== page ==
- People viewed me as an expert marketing mental health practices (after all, that’s the only information I had on my site, and all my content was geared towards mental health professionals)
- My company was highly sought after by mental health professionals
- My revenue increased dramatically
Ways to Niche Your Practice in Mental Health
There are many ways you can niche your therapy practice down. I’d suggest before you build out your website (if you haven’t already) to establish exactly the people or types of people you’d like to serve. Below are some ways you can niche your private practice. You can use one of these methods, combine them to get even more focused, or choose several of the below.
1) Type of Client Served
Think about the type of clients you’d prefer working with or have expertise working with. Maybe you love working with children? Maybe you are targeting business executives? Once you figure this out, it can make marketing your practice much easier.
2) Type of Therapy Offered
Think about your expertise. Maybe you are great at and enjoy art therapy? Maybe DBT is your thing? It’s okay to offer multiple types of therapy when building a strategy.
3) Mental Health Conditions Treated
Choosing the conditions that you want to work with is an important part of niching. I have worked with multiple mental health professionals who specialize in eating disorders, and building their strategy was much more simple. It’s okay if you treat many conditions, as many conditions overlap. But when you niche down, think about what you love treating and what you’re great at treating. This will help you find a niche to focus on when it comes to mental health conditions.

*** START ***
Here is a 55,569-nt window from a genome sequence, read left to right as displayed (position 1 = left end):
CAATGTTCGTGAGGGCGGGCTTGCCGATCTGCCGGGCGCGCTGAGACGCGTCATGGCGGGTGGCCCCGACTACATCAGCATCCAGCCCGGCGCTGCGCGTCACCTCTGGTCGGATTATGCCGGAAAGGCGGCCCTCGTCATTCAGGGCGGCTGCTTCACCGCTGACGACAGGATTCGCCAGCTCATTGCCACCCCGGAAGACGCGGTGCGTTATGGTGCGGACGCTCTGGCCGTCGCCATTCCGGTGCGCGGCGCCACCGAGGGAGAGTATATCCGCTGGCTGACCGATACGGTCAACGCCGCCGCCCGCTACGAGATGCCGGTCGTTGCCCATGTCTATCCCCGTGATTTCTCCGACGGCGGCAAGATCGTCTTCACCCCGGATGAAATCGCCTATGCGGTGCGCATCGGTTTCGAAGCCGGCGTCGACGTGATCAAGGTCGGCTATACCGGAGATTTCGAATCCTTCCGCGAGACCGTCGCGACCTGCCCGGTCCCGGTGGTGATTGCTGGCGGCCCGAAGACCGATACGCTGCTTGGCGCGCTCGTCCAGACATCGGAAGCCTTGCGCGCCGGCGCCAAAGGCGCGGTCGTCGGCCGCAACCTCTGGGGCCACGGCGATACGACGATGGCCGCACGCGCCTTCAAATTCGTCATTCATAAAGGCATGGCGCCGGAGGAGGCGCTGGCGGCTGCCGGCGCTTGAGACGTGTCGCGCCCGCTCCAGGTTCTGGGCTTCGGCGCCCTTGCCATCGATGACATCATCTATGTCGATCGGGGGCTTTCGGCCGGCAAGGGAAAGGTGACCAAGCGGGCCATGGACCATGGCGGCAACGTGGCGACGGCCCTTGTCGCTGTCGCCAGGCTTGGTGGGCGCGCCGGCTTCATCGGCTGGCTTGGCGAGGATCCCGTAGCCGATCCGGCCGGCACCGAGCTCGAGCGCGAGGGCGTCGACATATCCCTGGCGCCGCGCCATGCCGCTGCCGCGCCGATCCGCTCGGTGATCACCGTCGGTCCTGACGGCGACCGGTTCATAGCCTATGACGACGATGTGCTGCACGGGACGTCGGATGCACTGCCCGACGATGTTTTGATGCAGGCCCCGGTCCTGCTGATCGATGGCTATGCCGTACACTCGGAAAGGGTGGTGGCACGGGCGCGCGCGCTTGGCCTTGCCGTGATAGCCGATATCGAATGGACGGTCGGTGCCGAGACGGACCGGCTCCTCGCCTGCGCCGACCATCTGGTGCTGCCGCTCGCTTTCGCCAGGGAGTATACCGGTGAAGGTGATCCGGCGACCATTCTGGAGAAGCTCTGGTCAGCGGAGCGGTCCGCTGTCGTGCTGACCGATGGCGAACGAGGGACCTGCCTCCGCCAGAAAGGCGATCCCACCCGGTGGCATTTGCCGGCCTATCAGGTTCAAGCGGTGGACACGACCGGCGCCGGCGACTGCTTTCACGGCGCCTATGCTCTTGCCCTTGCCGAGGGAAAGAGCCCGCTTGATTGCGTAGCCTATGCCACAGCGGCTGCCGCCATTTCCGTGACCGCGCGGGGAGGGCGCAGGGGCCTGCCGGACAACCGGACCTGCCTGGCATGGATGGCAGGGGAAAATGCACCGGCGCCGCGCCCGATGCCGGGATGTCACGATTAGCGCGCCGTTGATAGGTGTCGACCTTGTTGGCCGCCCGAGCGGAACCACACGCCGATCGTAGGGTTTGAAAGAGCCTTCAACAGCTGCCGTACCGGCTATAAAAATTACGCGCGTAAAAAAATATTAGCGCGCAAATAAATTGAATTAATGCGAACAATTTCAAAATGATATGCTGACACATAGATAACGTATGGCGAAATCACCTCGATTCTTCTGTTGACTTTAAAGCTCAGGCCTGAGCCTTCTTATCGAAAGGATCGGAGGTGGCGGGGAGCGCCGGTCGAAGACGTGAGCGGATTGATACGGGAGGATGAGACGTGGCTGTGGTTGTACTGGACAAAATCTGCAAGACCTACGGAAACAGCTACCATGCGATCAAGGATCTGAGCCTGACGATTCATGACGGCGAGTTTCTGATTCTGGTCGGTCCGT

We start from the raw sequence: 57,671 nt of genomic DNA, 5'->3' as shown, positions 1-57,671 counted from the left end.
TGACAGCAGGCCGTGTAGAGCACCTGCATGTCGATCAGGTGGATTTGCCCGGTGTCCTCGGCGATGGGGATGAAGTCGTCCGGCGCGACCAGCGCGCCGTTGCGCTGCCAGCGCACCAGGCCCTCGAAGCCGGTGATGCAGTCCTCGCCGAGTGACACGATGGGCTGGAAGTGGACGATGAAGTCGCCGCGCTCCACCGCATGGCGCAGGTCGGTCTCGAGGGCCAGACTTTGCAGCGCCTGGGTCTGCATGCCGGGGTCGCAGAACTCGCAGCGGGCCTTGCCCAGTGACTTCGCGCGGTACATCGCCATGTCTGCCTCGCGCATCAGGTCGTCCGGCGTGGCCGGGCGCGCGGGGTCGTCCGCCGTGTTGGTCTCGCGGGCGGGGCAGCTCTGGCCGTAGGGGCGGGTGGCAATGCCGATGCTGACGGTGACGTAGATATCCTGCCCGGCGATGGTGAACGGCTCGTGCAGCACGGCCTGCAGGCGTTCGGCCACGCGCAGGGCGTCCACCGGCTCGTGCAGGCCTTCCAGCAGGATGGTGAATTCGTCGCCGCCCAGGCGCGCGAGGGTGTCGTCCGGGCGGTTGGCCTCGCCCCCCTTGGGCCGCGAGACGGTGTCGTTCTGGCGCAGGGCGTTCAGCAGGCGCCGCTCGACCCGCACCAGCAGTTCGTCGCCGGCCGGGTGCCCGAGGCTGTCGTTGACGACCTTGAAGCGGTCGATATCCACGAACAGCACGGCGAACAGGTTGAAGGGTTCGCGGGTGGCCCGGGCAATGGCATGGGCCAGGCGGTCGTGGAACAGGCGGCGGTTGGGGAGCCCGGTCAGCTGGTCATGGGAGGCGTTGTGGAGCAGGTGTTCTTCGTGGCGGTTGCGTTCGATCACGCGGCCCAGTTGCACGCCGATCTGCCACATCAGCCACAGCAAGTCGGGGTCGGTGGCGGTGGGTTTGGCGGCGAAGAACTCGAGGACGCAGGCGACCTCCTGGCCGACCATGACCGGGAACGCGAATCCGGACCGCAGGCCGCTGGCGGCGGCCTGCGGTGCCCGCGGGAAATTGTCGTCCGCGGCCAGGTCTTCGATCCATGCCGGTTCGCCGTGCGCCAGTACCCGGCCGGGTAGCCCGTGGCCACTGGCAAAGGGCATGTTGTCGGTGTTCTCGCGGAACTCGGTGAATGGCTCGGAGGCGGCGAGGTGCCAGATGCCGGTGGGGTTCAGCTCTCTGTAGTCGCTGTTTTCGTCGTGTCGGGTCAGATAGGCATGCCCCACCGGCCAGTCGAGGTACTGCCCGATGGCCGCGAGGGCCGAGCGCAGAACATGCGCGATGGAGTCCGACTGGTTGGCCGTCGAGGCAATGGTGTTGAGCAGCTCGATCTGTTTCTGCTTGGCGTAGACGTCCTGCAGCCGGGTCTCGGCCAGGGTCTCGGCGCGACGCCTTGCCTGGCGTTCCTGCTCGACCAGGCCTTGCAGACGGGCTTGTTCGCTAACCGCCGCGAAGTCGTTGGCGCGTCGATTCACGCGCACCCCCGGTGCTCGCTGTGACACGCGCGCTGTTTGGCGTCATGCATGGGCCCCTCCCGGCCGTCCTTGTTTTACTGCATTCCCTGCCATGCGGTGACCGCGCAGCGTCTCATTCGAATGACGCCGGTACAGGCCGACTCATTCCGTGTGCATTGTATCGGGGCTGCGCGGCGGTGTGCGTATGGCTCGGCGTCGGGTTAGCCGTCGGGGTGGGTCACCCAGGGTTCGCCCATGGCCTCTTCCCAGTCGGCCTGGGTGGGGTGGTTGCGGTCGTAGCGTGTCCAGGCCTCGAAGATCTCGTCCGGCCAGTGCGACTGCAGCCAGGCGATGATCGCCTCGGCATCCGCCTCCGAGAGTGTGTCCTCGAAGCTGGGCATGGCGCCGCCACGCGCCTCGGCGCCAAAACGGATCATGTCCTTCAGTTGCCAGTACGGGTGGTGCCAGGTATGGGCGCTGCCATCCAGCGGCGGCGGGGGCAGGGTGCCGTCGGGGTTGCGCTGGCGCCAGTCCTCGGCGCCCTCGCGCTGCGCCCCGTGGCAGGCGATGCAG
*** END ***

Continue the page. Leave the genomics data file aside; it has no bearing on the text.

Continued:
Most people don’t think having a location is a niche, but it is! If you serve clients only in your city or state, you already have started niching. In the case of a psychologist with perhaps licenses in multiple states, building a strategy to target those states can be beneficial if you niche down in the above 3 areas.
Choosing a Mental Health Niche Example
I recently worked with a psychologist with whom we started niching down her strategy. We determined that she most wants to work:
- Type of clients: “high achievers.” This was further broken down into: Business executives, professional athletes, professional coaches, and about 5 more categories.
- Type of therapy offered: CBT, ACT, Existential, Interpersonal, Motivational Interviewing
- Mental health conditions / issues treated: Career issues, relationship issues, and personal development issues (each of these was further broken down into about 30 subcategories)
- Location(s): Mainly Fort Lauderdale, Florida but also remotely in large cities across Florida
Based on the information above, you can clearly understand the type of client this client wants to work with. The types of therapy offered and conditions / issues she treats align with that type of client. Her entire website and brand was built around these concepts, positioning her as an expert working with these types of people. Now, these types of people want to work with this psychologist based on how she was positioned!